Short notes on Joint and By Products – for CA IPCC Costing 2018
Get Short notes on Joint and By-Products for CA IPCC Costing. Joint and By Products are complications that can occur within the context of process costing.
Definitions: Joint and By Produts
Joint products are two or more products separated in the course of processing, each having a sufficiently high saleable value to merit recognition as the main product.
- Joint products include products produced as a result of the oil-refining process, for example, petrol and paraffin.
- Petrol and paraffin have similar sales values and are therefore equally important (joint) products.
By-products are outputs of some value produced incidentally in manufacturing something else (main products).
- By-products, such as sawdust and bark, are secondary products from the timber industry (where timber is the main or principal product from the process).
- Sawdust and bark have a relatively low sales value compared to the timber which is produced and are therefore classified as by-products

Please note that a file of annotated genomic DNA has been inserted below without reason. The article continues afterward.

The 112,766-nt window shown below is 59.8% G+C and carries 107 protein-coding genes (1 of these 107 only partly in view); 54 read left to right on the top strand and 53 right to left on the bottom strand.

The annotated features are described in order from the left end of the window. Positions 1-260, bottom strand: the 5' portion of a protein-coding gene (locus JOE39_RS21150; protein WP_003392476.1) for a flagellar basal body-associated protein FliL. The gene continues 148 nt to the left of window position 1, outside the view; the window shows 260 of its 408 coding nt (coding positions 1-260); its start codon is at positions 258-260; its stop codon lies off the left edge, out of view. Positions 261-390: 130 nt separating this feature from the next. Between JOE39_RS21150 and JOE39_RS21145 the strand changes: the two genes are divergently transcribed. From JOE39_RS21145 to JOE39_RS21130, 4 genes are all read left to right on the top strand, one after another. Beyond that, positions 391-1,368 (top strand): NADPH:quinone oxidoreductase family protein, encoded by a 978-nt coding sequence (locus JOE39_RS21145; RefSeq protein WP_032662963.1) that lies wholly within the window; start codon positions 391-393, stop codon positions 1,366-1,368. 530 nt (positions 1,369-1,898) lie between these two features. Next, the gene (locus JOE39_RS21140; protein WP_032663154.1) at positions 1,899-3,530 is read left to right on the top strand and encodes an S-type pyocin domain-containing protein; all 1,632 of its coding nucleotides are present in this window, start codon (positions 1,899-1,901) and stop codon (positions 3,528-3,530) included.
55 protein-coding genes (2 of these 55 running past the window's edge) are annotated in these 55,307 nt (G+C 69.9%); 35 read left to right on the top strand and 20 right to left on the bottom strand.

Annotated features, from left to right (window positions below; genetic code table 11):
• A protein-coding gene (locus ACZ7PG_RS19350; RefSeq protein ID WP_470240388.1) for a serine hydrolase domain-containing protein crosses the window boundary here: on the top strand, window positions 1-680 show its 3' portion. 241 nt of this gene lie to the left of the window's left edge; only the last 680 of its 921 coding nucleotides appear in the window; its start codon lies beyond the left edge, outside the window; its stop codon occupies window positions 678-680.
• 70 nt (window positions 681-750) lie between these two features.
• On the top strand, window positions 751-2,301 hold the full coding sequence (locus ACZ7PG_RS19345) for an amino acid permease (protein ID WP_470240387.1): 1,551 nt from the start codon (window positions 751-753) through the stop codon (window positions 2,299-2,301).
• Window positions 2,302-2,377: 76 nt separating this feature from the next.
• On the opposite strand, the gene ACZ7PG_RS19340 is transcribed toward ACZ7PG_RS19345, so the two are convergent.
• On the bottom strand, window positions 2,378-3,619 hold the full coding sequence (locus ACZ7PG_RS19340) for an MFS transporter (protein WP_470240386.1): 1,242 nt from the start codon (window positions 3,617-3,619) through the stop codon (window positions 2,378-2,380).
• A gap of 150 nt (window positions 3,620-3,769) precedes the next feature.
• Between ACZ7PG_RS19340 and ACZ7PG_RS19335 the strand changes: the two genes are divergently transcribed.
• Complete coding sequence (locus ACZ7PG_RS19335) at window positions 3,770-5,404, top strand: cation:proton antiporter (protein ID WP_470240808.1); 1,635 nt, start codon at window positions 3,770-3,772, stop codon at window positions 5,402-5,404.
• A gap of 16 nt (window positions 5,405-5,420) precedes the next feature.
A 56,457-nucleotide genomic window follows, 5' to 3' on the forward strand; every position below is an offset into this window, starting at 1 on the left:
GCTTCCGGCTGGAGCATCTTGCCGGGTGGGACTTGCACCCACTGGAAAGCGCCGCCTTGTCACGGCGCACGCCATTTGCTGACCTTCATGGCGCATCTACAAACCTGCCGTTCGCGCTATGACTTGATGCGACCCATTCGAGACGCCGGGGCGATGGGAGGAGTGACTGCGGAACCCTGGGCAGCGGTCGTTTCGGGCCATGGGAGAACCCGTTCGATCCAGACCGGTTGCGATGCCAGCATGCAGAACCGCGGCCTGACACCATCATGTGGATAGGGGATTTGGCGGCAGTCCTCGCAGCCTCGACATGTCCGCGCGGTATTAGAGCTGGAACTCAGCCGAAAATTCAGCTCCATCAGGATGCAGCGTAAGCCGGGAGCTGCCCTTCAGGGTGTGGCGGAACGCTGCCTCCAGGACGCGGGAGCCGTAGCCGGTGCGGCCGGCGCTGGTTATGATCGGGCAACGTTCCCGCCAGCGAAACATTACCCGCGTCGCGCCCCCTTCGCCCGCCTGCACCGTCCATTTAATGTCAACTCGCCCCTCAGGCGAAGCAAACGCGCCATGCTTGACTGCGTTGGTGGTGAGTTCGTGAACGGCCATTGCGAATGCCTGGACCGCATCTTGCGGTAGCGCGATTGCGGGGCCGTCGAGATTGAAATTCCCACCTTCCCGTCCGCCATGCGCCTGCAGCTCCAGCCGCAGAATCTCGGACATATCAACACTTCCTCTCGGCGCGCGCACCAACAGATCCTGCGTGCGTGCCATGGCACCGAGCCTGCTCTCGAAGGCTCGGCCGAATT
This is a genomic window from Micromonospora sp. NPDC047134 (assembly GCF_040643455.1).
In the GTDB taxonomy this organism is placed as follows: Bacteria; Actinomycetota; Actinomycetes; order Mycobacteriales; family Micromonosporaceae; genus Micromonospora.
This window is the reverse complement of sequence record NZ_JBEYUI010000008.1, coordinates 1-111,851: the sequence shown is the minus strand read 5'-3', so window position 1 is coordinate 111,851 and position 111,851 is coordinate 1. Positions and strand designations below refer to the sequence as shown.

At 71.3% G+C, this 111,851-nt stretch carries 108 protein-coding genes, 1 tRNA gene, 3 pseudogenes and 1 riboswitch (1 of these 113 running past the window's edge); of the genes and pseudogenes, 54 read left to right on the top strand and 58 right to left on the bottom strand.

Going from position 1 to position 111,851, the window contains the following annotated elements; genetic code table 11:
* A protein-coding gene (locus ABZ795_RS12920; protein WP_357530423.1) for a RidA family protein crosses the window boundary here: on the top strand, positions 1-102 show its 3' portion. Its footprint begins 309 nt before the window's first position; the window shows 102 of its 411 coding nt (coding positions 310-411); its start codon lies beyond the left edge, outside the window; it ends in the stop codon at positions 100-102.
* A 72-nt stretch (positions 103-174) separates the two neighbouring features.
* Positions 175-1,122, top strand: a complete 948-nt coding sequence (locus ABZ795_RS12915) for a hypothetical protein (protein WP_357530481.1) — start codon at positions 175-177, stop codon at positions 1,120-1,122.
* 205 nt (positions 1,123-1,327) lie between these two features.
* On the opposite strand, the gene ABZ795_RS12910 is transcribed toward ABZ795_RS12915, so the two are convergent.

Accounting treatment for joint products:
The distinction between Joint and By-Products is important because the accounting treatment of joint products and by-products differs.
- Joint process costs occur before the split-off point. They are sometimes called pre-separation costs or common costs.
- The joint costs need to be apportioned between the joint products at the split-off point to obtain the cost of each of the products in order to value closing inventory and cost of sales.
- The basis of apportionment of joint costs to products is usually one of the following:
- sales value of production (also known as market value)
- production units
- Net realizable value.
Accounting treatment for by-products
As by-products have an insignificant value the accounting treatment is different.
- The costs incurred in the process are shared between the joint products alone. The by-products do not pick up a share of the costs, like normal loss.
- The sales value of the by-product at the split-off point is treated as a reduction in costs instead of an income, again just the same as normal loss.
- If the by-product has no known value at the split-off point but does have a value after further processing, the net income of the by-product is used to reduce the costs of the process.
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